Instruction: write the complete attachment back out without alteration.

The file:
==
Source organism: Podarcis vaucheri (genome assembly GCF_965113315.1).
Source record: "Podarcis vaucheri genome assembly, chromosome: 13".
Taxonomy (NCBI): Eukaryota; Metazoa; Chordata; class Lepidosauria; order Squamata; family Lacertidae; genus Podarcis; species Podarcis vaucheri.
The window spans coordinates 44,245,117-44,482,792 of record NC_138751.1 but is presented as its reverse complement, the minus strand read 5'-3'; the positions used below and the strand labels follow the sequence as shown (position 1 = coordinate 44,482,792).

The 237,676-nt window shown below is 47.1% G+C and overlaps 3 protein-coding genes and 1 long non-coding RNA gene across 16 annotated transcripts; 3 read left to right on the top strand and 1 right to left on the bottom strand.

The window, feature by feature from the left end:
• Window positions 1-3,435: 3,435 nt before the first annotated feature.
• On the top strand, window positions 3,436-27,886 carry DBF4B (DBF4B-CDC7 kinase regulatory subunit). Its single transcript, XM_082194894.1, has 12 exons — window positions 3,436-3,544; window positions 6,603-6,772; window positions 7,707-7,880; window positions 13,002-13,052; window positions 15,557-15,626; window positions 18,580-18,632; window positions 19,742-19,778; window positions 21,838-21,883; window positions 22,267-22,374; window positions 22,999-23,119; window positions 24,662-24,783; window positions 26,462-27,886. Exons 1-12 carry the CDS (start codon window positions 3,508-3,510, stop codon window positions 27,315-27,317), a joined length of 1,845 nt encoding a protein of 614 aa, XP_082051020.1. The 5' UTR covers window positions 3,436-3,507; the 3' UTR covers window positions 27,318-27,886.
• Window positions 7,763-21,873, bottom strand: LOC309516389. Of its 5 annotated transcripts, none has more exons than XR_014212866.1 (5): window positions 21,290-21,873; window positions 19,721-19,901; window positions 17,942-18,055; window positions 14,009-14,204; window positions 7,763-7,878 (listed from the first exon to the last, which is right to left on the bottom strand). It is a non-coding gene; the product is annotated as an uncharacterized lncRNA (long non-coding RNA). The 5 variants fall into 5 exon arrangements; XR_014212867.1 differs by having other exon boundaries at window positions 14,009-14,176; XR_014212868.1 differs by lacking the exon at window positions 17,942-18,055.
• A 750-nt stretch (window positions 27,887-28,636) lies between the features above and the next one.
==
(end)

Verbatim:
Source organism: Podarcis vaucheri (genome assembly GCF_965113315.1).
Source record: "Podarcis vaucheri genome assembly, chromosome: 13".
Taxonomy (NCBI): Eukaryota; Metazoa; Chordata; class Lepidosauria; order Squamata; family Lacertidae; genus Podarcis; species Podarcis vaucheri.
The window spans coordinates 44,245,117-44,482,792 of record NC_138751.1 but is presented as its reverse complement, the minus strand read 5'-3'; the positions used below and the strand labels follow the sequence as shown (position 1 = coordinate 44,482,792).

The 237,676-nt window shown below is 47.1% G+C and overlaps 3 protein-coding genes and 1 long non-coding RNA gene across 16 annotated transcripts; 3 read left to right on the top strand and 1 right to left on the bottom strand.

The window, feature by feature from the left end:
• Window positions 1-3,435: 3,435 nt before the first annotated feature.
• On the top strand, window positions 3,436-27,886 carry DBF4B (DBF4B-CDC7 kinase regulatory subunit). Its single transcript, XM_082194894.1, has 12 exons — window positions 3,436-3,544; window positions 6,603-6,772; window positions 7,707-7,880; window positions 13,002-13,052; window positions 15,557-15,626; window positions 18,580-18,632; window positions 19,742-19,778; window positions 21,838-21,883; window positions 22,267-22,374; window positions 22,999-23,119; window positions 24,662-24,783; window positions 26,462-27,886. Exons 1-12 carry the CDS (start codon window positions 3,508-3,510, stop codon window positions 27,315-27,317), a joined length of 1,845 nt encoding a protein of 614 aa, XP_082051020.1. The 5' UTR covers window positions 3,436-3,507; the 3' UTR covers window positions 27,318-27,886.
• Window positions 7,763-21,873, bottom strand: LOC309516389. Of its 5 annotated transcripts, none has more exons than XR_014212866.1 (5): window positions 21,290-21,873; window positions 19,721-19,901; window positions 17,942-18,055; window positions 14,009-14,204; window positions 7,763-7,878 (listed from the first exon to the last, which is right to left on the bottom strand). It is a non-coding gene; the product is annotated as an uncharacterized lncRNA (long non-coding RNA). The 5 variants fall into 5 exon arrangements; XR_014212867.1 differs by having other exon boundaries at window positions 14,009-14,176; XR_014212868.1 differs by lacking the exon at window positions 17,942-18,055.
• A 750-nt stretch (window positions 27,887-28,636) lies between the features above and the next one.